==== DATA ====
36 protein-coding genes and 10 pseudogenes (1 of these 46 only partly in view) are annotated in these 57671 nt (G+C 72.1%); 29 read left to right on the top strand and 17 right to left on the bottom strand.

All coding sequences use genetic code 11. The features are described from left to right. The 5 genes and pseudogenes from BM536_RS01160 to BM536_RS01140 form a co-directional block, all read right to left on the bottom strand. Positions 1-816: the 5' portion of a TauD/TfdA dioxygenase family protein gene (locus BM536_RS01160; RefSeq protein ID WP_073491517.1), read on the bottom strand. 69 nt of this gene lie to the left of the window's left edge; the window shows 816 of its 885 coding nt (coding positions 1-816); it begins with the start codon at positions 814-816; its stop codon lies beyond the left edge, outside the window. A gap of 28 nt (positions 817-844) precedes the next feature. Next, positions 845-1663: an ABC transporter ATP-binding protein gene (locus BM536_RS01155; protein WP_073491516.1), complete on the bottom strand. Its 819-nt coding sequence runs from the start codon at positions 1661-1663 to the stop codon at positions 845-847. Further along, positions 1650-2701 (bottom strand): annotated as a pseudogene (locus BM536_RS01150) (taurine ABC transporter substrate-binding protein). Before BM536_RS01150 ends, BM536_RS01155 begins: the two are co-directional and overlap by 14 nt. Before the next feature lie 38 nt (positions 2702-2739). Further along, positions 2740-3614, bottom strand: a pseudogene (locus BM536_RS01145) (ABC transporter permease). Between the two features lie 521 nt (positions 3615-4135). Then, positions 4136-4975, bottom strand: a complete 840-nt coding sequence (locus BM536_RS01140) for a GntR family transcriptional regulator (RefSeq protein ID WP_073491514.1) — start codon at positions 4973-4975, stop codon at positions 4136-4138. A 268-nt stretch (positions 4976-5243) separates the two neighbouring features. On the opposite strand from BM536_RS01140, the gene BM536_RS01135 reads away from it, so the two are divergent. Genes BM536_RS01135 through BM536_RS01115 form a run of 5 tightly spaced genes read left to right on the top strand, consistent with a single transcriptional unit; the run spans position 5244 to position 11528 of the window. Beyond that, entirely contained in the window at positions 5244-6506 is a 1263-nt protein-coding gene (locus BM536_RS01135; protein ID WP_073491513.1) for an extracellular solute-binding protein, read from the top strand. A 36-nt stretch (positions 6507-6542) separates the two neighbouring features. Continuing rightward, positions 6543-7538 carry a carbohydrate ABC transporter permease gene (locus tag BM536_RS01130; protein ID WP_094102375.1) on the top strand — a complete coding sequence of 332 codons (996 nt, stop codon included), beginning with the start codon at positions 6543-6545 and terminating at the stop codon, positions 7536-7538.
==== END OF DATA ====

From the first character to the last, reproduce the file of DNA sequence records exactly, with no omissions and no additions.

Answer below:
36 protein-coding genes and 10 pseudogenes (1 of these 46 only partly in view) are annotated in these 57671 nt (G+C 72.1%); 29 read left to right on the top strand and 17 right to left on the bottom strand.

All coding sequences use genetic code 11. The features are described from left to right. The 5 genes and pseudogenes from BM536_RS01160 to BM536_RS01140 form a co-directional block, all read right to left on the bottom strand. Positions 1-816: the 5' portion of a TauD/TfdA dioxygenase family protein gene (locus BM536_RS01160; RefSeq protein ID WP_073491517.1), read on the bottom strand. 69 nt of this gene lie to the left of the window's left edge; the window shows 816 of its 885 coding nt (coding positions 1-816); it begins with the start codon at positions 814-816; its stop codon lies beyond the left edge, outside the window. A gap of 28 nt (positions 817-844) precedes the next feature. Next, positions 845-1663: an ABC transporter ATP-binding protein gene (locus BM536_RS01155; protein WP_073491516.1), complete on the bottom strand. Its 819-nt coding sequence runs from the start codon at positions 1661-1663 to the stop codon at positions 845-847. Further along, positions 1650-2701 (bottom strand): annotated as a pseudogene (locus BM536_RS01150) (taurine ABC transporter substrate-binding protein). Before BM536_RS01150 ends, BM536_RS01155 begins: the two are co-directional and overlap by 14 nt. Before the next feature lie 38 nt (positions 2702-2739). Further along, positions 2740-3614, bottom strand: a pseudogene (locus BM536_RS01145) (ABC transporter permease). Between the two features lie 521 nt (positions 3615-4135). Then, positions 4136-4975, bottom strand: a complete 840-nt coding sequence (locus BM536_RS01140) for a GntR family transcriptional regulator (RefSeq protein ID WP_073491514.1) — start codon at positions 4973-4975, stop codon at positions 4136-4138. A 268-nt stretch (positions 4976-5243) separates the two neighbouring features. On the opposite strand from BM536_RS01140, the gene BM536_RS01135 reads away from it, so the two are divergent. Genes BM536_RS01135 through BM536_RS01115 form a run of 5 tightly spaced genes read left to right on the top strand, consistent with a single transcriptional unit; the run spans position 5244 to position 11528 of the window. Beyond that, entirely contained in the window at positions 5244-6506 is a 1263-nt protein-coding gene (locus BM536_RS01135; protein ID WP_073491513.1) for an extracellular solute-binding protein, read from the top strand. A 36-nt stretch (positions 6507-6542) separates the two neighbouring features. Continuing rightward, positions 6543-7538 carry a carbohydrate ABC transporter permease gene (locus tag BM536_RS01130; protein ID WP_094102375.1) on the top strand — a complete coding sequence of 332 codons (996 nt, stop codon included), beginning with the start codon at positions 6543-6545 and terminating at the stop codon, positions 7536-7538.